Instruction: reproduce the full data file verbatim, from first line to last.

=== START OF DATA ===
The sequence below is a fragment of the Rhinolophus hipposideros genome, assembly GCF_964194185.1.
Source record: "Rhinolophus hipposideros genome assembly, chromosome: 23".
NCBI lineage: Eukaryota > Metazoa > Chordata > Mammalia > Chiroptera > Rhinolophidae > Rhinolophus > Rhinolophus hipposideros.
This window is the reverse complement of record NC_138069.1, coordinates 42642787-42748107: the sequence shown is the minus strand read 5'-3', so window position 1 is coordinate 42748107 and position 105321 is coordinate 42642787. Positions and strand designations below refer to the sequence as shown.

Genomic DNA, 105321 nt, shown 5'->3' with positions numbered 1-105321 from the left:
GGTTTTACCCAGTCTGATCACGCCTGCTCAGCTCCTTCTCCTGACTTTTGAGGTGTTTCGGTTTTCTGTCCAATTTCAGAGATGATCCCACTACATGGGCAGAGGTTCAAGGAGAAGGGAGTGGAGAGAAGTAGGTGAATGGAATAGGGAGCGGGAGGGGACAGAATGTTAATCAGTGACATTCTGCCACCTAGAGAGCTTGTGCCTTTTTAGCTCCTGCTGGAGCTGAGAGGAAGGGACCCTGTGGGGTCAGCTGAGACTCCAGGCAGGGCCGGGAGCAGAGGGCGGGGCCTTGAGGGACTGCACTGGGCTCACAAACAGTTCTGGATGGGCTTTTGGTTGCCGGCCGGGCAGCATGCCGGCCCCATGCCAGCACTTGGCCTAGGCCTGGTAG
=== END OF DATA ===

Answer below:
The sequence below is a fragment of the Rhinolophus hipposideros genome, assembly GCF_964194185.1.
Source record: "Rhinolophus hipposideros genome assembly, chromosome: 23".
NCBI lineage: Eukaryota > Metazoa > Chordata > Mammalia > Chiroptera > Rhinolophidae > Rhinolophus > Rhinolophus hipposideros.
This window is the reverse complement of record NC_138069.1, coordinates 42642787-42748107: the sequence shown is the minus strand read 5'-3', so window position 1 is coordinate 42748107 and position 105321 is coordinate 42642787. Positions and strand designations below refer to the sequence as shown.

Genomic DNA, 105321 nt, shown 5'->3' with positions numbered 1-105321 from the left:
GGTTTTACCCAGTCTGATCACGCCTGCTCAGCTCCTTCTCCTGACTTTTGAGGTGTTTCGGTTTTCTGTCCAATTTCAGAGATGATCCCACTACATGGGCAGAGGTTCAAGGAGAAGGGAGTGGAGAGAAGTAGGTGAATGGAATAGGGAGCGGGAGGGGACAGAATGTTAATCAGTGACATTCTGCCACCTAGAGAGCTTGTGCCTTTTTAGCTCCTGCTGGAGCTGAGAGGAAGGGACCCTGTGGGGTCAGCTGAGACTCCAGGCAGGGCCGGGAGCAGAGGGCGGGGCCTTGAGGGACTGCACTGGGCTCACAAACAGTTCTGGATGGGCTTTTGGTTGCCGGCCGGGCAGCATGCCGGCCCCATGCCAGCACTTGGCCTAGGCCTGGTAG